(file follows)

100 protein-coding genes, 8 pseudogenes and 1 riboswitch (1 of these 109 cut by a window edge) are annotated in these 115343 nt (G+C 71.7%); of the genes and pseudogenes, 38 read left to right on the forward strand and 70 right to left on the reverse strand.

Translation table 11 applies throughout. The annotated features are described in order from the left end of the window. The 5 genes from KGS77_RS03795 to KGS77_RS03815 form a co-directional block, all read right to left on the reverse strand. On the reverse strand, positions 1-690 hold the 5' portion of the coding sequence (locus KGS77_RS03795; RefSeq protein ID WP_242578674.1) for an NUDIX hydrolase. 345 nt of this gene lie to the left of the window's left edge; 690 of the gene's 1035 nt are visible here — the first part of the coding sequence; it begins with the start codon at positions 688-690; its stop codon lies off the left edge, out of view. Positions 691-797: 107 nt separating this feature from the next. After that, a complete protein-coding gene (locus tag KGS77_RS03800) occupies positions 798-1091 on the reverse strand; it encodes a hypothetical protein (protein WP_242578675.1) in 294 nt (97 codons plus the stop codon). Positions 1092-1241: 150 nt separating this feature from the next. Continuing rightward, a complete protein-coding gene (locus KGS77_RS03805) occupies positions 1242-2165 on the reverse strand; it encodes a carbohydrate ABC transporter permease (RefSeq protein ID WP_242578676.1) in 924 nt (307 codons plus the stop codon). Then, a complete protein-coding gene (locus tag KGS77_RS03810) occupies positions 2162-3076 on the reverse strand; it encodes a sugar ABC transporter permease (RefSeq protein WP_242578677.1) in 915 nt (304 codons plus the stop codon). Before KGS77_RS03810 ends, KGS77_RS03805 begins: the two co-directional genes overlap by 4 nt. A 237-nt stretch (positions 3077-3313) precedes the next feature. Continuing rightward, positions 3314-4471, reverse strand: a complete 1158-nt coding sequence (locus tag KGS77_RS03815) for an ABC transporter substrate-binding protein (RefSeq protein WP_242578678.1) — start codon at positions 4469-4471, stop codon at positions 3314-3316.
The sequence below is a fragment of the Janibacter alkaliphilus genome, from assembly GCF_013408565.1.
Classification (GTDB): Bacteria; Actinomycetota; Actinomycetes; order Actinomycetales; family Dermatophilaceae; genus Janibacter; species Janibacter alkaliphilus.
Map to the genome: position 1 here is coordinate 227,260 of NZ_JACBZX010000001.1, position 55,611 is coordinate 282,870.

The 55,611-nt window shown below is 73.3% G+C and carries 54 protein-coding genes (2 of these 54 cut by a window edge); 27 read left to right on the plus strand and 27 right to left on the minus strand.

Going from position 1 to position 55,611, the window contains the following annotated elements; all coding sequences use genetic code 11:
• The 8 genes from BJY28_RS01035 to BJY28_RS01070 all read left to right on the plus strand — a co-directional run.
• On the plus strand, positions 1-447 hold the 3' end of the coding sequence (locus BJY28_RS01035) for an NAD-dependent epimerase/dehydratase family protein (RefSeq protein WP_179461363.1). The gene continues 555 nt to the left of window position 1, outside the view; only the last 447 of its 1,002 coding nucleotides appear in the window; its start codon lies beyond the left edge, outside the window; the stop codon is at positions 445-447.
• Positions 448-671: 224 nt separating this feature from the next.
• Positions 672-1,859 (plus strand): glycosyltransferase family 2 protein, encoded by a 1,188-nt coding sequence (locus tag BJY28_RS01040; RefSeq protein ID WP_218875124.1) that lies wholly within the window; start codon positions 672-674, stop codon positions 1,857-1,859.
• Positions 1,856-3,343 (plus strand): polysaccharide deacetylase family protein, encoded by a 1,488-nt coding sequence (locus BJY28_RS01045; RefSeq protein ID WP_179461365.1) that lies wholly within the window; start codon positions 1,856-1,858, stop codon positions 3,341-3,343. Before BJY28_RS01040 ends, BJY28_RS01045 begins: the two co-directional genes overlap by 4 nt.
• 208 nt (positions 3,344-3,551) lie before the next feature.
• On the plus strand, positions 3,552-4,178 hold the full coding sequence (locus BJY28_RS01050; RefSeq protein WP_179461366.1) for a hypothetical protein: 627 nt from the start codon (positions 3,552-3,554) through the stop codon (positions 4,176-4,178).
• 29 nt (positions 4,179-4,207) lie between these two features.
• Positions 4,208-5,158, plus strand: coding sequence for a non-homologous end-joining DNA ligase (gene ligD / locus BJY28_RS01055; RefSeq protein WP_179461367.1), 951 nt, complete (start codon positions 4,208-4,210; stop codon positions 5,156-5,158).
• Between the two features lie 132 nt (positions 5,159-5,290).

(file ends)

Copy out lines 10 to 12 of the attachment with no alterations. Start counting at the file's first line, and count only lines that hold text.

• Positions 448-671: 224 nt separating this feature from the next.
• Positions 672-1,859 (plus strand): glycosyltransferase family 2 protein, encoded by a 1,188-nt coding sequence (locus tag BJY28_RS01040; RefSeq protein ID WP_218875124.1) that lies wholly within the window; start codon positions 672-674, stop codon positions 1,857-1,859.
• Positions 1,856-3,343 (plus strand): polysaccharide deacetylase family protein, encoded by a 1,488-nt coding sequence (locus BJY28_RS01045; RefSeq protein ID WP_179461365.1) that lies wholly within the window; start codon positions 1,856-1,858, stop codon positions 3,341-3,343. Before BJY28_RS01040 ends, BJY28_RS01045 begins: the two co-directional genes overlap by 4 nt.